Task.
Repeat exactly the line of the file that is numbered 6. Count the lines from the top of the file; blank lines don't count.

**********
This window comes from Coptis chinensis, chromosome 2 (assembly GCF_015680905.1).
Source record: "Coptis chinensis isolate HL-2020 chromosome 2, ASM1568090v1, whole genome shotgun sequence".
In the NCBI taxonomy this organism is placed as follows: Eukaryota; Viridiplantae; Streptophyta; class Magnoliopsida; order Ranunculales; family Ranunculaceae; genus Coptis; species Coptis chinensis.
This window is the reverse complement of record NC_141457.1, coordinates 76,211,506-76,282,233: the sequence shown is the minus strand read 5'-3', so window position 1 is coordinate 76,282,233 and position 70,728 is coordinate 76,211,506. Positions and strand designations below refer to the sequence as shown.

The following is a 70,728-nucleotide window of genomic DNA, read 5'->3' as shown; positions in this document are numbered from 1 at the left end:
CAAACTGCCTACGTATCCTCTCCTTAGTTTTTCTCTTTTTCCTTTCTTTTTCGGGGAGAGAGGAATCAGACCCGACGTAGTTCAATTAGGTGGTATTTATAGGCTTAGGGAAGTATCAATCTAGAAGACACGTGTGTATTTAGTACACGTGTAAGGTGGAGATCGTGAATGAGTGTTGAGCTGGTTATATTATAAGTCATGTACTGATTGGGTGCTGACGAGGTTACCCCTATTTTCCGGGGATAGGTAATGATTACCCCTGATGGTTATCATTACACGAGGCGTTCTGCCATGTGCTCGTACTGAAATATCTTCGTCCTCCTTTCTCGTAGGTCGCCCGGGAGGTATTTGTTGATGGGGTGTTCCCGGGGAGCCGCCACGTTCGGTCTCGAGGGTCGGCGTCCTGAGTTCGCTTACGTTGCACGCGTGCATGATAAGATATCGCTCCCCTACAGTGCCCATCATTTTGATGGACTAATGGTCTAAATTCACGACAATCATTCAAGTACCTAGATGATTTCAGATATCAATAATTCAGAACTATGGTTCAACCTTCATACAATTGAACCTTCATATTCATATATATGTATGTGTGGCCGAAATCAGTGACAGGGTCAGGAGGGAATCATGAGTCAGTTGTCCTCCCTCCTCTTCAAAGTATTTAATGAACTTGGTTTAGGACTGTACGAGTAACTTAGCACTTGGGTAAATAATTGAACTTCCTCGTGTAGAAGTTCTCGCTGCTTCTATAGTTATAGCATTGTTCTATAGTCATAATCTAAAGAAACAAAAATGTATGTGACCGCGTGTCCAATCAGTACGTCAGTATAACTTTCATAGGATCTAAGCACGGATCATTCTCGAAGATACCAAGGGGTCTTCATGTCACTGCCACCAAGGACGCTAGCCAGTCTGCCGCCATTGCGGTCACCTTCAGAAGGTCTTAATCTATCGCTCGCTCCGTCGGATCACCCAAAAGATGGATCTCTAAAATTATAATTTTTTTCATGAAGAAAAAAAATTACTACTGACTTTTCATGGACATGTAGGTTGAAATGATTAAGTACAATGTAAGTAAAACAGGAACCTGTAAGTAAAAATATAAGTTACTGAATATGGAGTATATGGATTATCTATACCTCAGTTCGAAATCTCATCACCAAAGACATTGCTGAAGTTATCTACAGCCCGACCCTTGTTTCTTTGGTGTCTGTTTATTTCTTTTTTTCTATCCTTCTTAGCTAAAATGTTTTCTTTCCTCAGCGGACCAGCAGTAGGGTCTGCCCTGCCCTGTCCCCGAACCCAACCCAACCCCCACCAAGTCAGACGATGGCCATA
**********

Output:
CAAACTGCCTACGTATCCTCTCCTTAGTTTTTCTCTTTTTCCTTTCTTTTTCGGGGAGAGAGGAATCAGACCCGACGTAGTTCAATTAGGTGGTATTTATAGGCTTAGGGAAGTATCAATCTAGAAGACACGTGTGTATTTAGTACACGTGTAAGGTGGAGATCGTGAATGAGTGTTGAGCTGGTTATATTATAAGTCATGTACTGATTGGGTGCTGACGAGGTTACCCCTATTTTCCGGGGATAGGTAATGATTACCCCTGATGGTTATCATTACACGAGGCGTTCTGCCATGTGCTCGTACTGAAATATCTTCGTCCTCCTTTCTCGTAGGTCGCCCGGGAGGTATTTGTTGATGGGGTGTTCCCGGGGAGCCGCCACGTTCGGTCTCGAGGGTCGGCGTCCTGAGTTCGCTTACGTTGCACGCGTGCATGATAAGATATCGCTCCCCTACAGTGCCCATCATTTTGATGGACTAATGGTCTAAATTCACGACAATCATTCAAGTACCTAGATGATTTCAGATATCAATAATTCAGAACTATGGTTCAACCTTCATACAATTGAACCTTCATATTCATATATATGTATGTGTGGCCGAAATCAGTGACAGGGTCAGGAGGGAATCATGAGTCAGTTGTCCTCCCTCCTCTTCAAAGTATTTAATGAACTTGGTTTAGGACTGTACGAGTAACTTAGCACTTGGGTAAATAATTGAACTTCCTCGTGTAGAAGTTCTCGCTGCTTCTATAGTTATAGCATTGTTCTATAGTCATAATCTAAAGAAACAAAAATGTATGTGACCGCGTGTCCAATCAGTACGTCAGTATAACTTTCATAGGATCTAAGCACGGATCATTCTCGAAGATACCAAGGGGTCTTCATGTCACTGCCACCAAGGACGCTAGCCAGTCTGCCGCCATTGCGGTCACCTTCAGAAGGTCTTAATCTATCGCTCGCTCCGTCGGATCACCCAAAAGATGGATCTCTAAAATTATAATTTTTTTCATGAAGAAAAAAAATTACTACTGACTTTTCATGGACATGTAGGTTGAAATGATTAAGTACAATGTAAGTAAAACAGGAACCTGTAAGTAAAAATATAAGTTACTGAATATGGAGTATATGGATTATCTATACCTCAGTTCGAAATCTCATCACCAAAGACATTGCTGAAGTTATCTACAGCCCGACCCTTGTTTCTTTGGTGTCTGTTTATTTCTTTTTTTCTATCCTTCTTAGCTAAAATGTTTTCTTTCCTCAGCGGACCAGCAGTAGGGTCTGCCCTGCCCTGTCCCCGAACCCAACCCAACCCCCACCAAGTCAGACGATGGCCATA